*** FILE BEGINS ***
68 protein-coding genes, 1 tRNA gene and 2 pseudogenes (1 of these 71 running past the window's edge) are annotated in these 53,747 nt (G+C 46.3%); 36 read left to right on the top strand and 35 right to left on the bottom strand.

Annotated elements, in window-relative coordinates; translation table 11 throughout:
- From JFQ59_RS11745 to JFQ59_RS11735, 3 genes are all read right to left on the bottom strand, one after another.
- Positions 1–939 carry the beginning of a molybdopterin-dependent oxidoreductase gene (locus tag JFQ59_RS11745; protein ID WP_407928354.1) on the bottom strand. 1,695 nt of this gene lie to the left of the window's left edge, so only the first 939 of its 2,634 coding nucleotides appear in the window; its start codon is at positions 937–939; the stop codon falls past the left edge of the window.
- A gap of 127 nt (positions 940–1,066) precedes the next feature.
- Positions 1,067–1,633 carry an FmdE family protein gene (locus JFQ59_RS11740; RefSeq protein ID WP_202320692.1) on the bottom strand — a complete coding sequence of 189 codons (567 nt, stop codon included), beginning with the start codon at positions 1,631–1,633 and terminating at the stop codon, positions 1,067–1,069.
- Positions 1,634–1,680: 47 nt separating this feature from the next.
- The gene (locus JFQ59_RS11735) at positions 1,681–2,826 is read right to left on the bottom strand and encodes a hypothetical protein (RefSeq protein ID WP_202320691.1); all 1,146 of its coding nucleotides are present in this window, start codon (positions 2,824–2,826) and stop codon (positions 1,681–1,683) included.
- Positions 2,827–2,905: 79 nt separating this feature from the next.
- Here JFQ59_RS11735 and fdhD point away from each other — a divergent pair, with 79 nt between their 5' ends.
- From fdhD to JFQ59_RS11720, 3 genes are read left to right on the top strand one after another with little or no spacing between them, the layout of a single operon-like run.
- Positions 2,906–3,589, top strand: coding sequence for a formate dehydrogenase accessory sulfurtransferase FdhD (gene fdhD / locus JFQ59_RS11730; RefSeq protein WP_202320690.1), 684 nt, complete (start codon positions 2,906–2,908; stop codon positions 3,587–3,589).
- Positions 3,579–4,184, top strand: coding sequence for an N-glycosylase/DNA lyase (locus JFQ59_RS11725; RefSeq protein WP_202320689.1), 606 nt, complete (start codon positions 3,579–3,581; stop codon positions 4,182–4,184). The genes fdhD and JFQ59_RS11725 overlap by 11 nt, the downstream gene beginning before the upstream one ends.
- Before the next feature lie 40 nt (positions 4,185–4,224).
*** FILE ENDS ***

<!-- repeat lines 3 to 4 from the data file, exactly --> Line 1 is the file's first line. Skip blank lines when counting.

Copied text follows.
- From JFQ59_RS11745 to JFQ59_RS11735, 3 genes are all read right to left on the bottom strand, one after another.
- Positions 1–939 carry the beginning of a molybdopterin-dependent oxidoreductase gene (locus tag JFQ59_RS11745; protein ID WP_407928354.1) on the bottom strand. 1,695 nt of this gene lie to the left of the window's left edge, so only the first 939 of its 2,634 coding nucleotides appear in the window; its start codon is at positions 937–939; the stop codon falls past the left edge of the window.